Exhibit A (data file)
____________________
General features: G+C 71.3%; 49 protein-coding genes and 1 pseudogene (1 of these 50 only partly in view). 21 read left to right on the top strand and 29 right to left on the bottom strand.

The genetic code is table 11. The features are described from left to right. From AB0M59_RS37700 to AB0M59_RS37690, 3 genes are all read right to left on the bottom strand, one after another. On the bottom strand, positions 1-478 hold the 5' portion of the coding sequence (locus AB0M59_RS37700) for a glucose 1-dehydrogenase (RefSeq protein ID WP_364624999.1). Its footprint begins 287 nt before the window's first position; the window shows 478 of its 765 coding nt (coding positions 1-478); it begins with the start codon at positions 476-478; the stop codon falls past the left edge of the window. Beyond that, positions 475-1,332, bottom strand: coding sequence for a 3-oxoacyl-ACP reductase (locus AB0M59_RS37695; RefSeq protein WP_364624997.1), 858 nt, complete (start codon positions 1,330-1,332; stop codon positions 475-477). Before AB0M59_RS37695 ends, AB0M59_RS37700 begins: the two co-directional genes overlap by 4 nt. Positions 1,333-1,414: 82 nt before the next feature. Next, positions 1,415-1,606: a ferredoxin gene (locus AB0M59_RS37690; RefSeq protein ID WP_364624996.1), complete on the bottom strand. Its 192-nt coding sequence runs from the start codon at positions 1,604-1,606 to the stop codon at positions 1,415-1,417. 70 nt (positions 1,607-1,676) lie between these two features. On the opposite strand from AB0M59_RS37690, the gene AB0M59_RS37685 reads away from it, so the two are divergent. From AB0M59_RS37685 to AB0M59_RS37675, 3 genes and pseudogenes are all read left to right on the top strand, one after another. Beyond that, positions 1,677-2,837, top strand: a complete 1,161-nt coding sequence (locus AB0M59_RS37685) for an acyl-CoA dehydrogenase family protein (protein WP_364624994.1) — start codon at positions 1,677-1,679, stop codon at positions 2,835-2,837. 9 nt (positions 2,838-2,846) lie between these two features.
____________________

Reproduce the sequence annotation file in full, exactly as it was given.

General features: G+C 71.3%; 49 protein-coding genes and 1 pseudogene (1 of these 50 only partly in view). 21 read left to right on the top strand and 29 right to left on the bottom strand.

The genetic code is table 11. The features are described from left to right. From AB0M59_RS37700 to AB0M59_RS37690, 3 genes are all read right to left on the bottom strand, one after another. On the bottom strand, positions 1-478 hold the 5' portion of the coding sequence (locus AB0M59_RS37700) for a glucose 1-dehydrogenase (RefSeq protein ID WP_364624999.1). Its footprint begins 287 nt before the window's first position; the window shows 478 of its 765 coding nt (coding positions 1-478); it begins with the start codon at positions 476-478; the stop codon falls past the left edge of the window. Beyond that, positions 475-1,332, bottom strand: coding sequence for a 3-oxoacyl-ACP reductase (locus AB0M59_RS37695; RefSeq protein WP_364624997.1), 858 nt, complete (start codon positions 1,330-1,332; stop codon positions 475-477). Before AB0M59_RS37695 ends, AB0M59_RS37700 begins: the two co-directional genes overlap by 4 nt. Positions 1,333-1,414: 82 nt before the next feature. Next, positions 1,415-1,606: a ferredoxin gene (locus AB0M59_RS37690; RefSeq protein ID WP_364624996.1), complete on the bottom strand. Its 192-nt coding sequence runs from the start codon at positions 1,604-1,606 to the stop codon at positions 1,415-1,417. 70 nt (positions 1,607-1,676) lie between these two features. On the opposite strand from AB0M59_RS37690, the gene AB0M59_RS37685 reads away from it, so the two are divergent. From AB0M59_RS37685 to AB0M59_RS37675, 3 genes and pseudogenes are all read left to right on the top strand, one after another. Beyond that, positions 1,677-2,837, top strand: a complete 1,161-nt coding sequence (locus AB0M59_RS37685) for an acyl-CoA dehydrogenase family protein (protein WP_364624994.1) — start codon at positions 1,677-1,679, stop codon at positions 2,835-2,837. 9 nt (positions 2,838-2,846) lie between these two features.